Elite Man Caves: John Crews

Take a tour of Bassmaster Elite Series pro John Crews’ man cave, where he preps for life on tour!
Crews’ fully wrapped boat and Toyota Tundra seem set to launch. He parks his rig inside his man cave, which is set up as a functional work space to store everything he needs while touring the country’s best bass fisheries.
While some anglers have extravagant man caves, Crews keeps his utilitarian.
Next to Crews’ rig is his step
Crews isn’t the typical angler who hoards tackle. “If I’m not going to use it, I’ll just blow it out or sell it or give it away,” he explained. “If it’s got value I’ll sell it. If it doesn’t I try to give it to someone who’ll use it.”
A simple folding table serves as a work bench where Crews sorts his baits, changes hooks and packs everything he’ll need on a road trip. “I’ll get stuff in and sift through it,” he said. “Periodically, this will get cleaned off and accumulate with more stuff on it.”
Lures rotate through the work station.
Compartments of crankbaits are stacked on a shelf, just waiting to be used. They are pretty much filled with Spro lures he has designed. “I really like crankbaits, and part of the deal is for the past 15 years I’ve designed what I wanted for Spro,” he said. “I do fish other hard baits and jerkbaits, but it helps to design exactly what you want anyway. That’s a big plus. So I don’t have to have 10 deep-diving crankbaits: We’ve got the Little John DD and the Little John Super DD. That’s what I throw 95% of the time for a deep crankbait.”
For Crews, it’s all about efficiency. “I’ve got all kinds of old Hot Lips in there, 30 plus — I just don’t throw them anymore,” he explained. “There are other baits that are more efficient.”
“This is all my hook supply: extra treble hooks, extra single hooks and assorted Spro stuff,” he said.
Crews’ fills two large bins with every Gamakatsu hook option he would need to replace hooks on his lures to ensure he makes solid contact with bass.
There are plenty of Spro Little John DD options on his shelf, since it’s that crankbait Crews helped design. “I’ve got a deep crankbait box somewhere in here with all the original deep-diving crankbaits I used when I started 20-something years ago, and that’s where all the baits accumulated,” he said. “There are a lot of Poe’s and Fat Free Shads that I liked, but each one had their advantages and disadvantages, and that’s where the Little John DD came from: a combination of three or four baits. So that Little John DD is pretty much what I use now. I don’t need those other baits any more, and I’ve caught thousands upon thousands of fish on them, so I know they work.”
Another bin holds all of his Sunline so he can quickly grab what he needs to spool up.
Boxes of spare Spro LIttle John DDs are tucked away, providing Crews with plenty of color options to match each fishery on tour.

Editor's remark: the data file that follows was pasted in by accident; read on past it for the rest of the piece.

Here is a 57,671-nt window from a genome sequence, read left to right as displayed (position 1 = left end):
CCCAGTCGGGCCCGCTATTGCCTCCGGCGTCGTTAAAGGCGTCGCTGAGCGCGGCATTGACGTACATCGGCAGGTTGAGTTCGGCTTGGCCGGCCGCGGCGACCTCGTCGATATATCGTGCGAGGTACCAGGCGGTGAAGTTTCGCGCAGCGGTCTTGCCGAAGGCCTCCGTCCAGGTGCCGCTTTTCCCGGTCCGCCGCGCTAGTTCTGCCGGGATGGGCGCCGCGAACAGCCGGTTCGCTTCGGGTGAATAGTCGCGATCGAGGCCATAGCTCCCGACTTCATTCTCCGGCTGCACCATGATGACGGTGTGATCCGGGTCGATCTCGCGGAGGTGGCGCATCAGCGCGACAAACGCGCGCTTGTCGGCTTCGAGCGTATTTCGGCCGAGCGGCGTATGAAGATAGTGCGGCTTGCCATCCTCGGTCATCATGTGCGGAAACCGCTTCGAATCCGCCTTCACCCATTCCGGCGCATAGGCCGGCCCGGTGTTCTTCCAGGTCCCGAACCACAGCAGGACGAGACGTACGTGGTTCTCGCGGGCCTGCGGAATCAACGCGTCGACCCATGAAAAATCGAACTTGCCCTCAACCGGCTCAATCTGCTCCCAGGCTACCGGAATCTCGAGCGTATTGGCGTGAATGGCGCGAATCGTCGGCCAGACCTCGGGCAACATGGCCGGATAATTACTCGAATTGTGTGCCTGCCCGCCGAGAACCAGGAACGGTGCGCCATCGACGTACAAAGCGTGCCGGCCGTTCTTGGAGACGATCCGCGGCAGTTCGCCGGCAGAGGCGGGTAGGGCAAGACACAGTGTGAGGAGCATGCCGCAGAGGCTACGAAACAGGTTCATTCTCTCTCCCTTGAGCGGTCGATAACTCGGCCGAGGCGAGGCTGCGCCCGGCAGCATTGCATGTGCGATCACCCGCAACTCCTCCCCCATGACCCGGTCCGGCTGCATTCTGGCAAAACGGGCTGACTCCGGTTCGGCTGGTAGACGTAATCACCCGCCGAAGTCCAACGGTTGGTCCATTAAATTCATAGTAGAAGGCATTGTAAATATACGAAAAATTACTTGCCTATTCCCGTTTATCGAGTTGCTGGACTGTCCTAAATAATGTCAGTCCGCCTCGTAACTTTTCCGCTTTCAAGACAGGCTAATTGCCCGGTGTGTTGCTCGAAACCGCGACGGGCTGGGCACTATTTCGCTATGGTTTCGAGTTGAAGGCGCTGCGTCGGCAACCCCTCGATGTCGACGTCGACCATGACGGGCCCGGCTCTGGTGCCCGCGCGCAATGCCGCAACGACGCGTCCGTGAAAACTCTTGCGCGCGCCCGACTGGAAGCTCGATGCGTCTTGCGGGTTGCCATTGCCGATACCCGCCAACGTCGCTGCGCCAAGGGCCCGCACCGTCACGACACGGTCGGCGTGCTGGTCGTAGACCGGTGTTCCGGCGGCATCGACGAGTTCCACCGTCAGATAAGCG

That makes perfect sense, since Crews has designed lures for Spro for a number of years now.
Spare reels are tucked away in a box on his tackle stoarge shelf.
While he doesn’t necessarily hoard lures, Crews has boxes jammed with all the baits he could possibly need. This box is filled with frogs.
Crews’ rod area is less crowded than expected, but that’s not because he’s short of options. “There are 40 in the boat,” he said. “There’s more rods than rod holders.” Replacement Cashion rods are bundled to the side, ready to move into the rotation as needed.
Family is extremely important to Crews, so the wall behind his rod storage unit is covered with artwork by his youngest daughter, Ivy.
His rod storage area is pretty sparsely populated during the season because Crews keeps 40 or so rods tucked in his boat when he’s in the midst of a Elite Series season.
Between tournaments, he can sort through his Cashion rods in the comfort of his man cave to make sure he has all the tools he needs when he heads to the next event.
Boxes of Spro tackle can be found everywhere you look in this man cave.
Crews can even take a nap on the deck of his wrapped Bass Cat while he’s working on tackle.
“Leftover” plaques from his tournaments adorn the wall over one side of his man cave. His main stash of trophies are in his office at MIssle Baits.
More Bassmaster plaques from his 13 Bassmaster Classic appearances line the wall.
Among the memorabilia hanging on the wall of Crews’ man cave are reminders of his days as part of Team Evan Williams. “That was cool because I didn’t really know Hank (Cherry) before then, and we got to know each other pretty well,” he said. “We got to know our families and that kind of stuff, too.”
At another table beneath his memory wall, Crews sorts jigs to ensure he can put his hands on exactly what he needs while on the water.
Jigs are sorted by color and size so he can quickly put his hands on exactly what he needs.
His boat’s main tackle compartment is packed with all the Missile Baits he needs.
Owning Missile Baits has its advantages when it comes to ensuring his boat is stocked with enough plastics.
One shelf is dedicated to assorted equipment that comes in handy during a season.
Included in that miscellany are spare props.
This shelf also includes all his detailing products to keep his boat and Tundra looking sharp.
Hung nearby are pullovers and rain gear he uses during a long season on the road.
The man cave includes a variety of memorabilia tucked on available surfaces.